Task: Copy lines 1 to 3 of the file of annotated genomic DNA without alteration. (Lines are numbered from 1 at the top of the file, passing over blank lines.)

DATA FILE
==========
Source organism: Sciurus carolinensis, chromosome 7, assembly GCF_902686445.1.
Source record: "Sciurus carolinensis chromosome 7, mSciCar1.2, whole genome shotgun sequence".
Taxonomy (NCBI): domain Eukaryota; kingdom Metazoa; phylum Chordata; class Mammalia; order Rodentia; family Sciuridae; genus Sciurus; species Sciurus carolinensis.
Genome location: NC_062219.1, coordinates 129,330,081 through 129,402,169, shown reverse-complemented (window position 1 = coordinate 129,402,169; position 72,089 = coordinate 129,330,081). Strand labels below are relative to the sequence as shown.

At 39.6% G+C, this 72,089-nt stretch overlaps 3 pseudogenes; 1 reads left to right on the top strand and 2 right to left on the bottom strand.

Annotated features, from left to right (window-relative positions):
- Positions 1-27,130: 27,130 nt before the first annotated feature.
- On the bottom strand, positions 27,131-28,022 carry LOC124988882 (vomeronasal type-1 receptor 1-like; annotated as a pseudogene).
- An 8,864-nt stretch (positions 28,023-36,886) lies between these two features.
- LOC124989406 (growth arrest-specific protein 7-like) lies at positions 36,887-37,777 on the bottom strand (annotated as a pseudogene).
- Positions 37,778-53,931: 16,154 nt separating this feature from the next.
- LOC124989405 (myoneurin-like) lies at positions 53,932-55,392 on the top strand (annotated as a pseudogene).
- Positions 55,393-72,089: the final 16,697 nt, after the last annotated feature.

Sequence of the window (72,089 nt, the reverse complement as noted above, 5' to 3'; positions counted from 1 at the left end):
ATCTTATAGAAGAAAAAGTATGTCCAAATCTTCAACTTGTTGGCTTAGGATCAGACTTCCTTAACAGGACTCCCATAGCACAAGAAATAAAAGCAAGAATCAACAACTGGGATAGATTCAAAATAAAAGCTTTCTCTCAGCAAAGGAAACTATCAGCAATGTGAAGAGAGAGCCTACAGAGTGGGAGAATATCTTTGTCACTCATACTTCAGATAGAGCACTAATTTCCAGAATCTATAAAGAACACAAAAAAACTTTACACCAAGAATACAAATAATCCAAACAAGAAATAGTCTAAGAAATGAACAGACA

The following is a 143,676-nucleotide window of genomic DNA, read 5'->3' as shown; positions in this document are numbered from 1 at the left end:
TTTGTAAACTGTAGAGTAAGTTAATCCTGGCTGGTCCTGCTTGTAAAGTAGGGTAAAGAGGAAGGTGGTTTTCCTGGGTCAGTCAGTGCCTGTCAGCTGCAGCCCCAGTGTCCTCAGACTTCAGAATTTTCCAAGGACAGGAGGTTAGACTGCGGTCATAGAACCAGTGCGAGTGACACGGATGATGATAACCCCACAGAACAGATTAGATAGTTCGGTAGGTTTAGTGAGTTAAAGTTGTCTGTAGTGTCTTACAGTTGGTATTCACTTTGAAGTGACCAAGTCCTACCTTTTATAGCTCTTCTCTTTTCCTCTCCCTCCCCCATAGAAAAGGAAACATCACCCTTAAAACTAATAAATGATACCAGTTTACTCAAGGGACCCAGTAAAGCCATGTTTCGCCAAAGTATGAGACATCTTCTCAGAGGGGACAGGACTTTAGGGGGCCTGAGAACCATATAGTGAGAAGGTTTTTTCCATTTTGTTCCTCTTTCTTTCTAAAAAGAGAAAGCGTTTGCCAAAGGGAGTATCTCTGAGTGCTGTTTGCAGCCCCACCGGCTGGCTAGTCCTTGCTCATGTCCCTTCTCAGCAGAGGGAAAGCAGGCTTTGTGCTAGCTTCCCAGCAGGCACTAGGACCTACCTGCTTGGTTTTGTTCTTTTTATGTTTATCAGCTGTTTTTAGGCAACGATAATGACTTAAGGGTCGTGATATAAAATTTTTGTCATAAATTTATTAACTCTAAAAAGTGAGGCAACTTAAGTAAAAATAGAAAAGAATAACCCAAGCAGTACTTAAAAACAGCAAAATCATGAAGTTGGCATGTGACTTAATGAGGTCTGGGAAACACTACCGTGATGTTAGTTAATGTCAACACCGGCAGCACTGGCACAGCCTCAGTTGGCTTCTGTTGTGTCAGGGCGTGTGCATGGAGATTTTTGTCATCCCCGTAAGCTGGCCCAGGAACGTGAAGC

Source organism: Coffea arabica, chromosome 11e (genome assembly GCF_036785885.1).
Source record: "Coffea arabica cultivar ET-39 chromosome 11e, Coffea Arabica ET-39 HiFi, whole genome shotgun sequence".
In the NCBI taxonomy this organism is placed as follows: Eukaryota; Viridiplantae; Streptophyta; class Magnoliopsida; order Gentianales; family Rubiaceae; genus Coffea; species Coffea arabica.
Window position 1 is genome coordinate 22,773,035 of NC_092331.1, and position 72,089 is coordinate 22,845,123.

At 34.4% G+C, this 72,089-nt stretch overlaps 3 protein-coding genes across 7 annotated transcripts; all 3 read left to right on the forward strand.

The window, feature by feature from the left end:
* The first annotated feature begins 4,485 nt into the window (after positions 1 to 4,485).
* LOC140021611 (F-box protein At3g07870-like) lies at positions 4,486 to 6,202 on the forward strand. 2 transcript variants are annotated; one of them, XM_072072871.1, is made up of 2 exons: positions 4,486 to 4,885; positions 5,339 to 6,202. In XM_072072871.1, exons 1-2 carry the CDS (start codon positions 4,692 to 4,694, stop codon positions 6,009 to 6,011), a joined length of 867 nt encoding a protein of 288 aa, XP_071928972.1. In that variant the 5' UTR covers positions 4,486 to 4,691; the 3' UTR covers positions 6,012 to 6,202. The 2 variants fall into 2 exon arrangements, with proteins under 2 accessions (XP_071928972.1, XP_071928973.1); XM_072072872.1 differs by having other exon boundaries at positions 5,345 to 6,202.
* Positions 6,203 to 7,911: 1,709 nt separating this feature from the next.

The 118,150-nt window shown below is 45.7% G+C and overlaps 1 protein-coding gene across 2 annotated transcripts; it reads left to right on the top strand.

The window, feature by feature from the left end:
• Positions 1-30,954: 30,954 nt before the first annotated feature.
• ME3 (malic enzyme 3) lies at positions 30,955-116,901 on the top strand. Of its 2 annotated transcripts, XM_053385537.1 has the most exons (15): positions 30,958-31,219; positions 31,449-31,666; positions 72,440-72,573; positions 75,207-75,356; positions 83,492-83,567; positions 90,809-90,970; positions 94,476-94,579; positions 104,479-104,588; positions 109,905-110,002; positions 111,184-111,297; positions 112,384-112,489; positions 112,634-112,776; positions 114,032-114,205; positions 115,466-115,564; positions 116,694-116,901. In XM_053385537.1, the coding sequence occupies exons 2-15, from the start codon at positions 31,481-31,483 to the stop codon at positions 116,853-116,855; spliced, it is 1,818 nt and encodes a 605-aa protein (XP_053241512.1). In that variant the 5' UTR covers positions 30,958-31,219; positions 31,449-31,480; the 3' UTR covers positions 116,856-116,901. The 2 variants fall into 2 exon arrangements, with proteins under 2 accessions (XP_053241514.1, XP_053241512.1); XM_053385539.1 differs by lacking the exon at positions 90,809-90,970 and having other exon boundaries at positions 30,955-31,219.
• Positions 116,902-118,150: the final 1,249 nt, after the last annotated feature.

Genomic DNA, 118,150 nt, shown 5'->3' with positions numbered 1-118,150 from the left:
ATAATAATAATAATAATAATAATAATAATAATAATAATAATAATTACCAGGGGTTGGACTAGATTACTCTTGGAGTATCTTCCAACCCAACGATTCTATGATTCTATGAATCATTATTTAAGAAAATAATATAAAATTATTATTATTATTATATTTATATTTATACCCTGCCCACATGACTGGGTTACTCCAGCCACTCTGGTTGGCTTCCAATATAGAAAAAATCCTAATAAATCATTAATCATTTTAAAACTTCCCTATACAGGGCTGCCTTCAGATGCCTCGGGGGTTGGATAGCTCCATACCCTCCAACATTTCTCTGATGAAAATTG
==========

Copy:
Source organism: Sciurus carolinensis, chromosome 7, assembly GCF_902686445.1.
Source record: "Sciurus carolinensis chromosome 7, mSciCar1.2, whole genome shotgun sequence".
Taxonomy (NCBI): domain Eukaryota; kingdom Metazoa; phylum Chordata; class Mammalia; order Rodentia; family Sciuridae; genus Sciurus; species Sciurus carolinensis.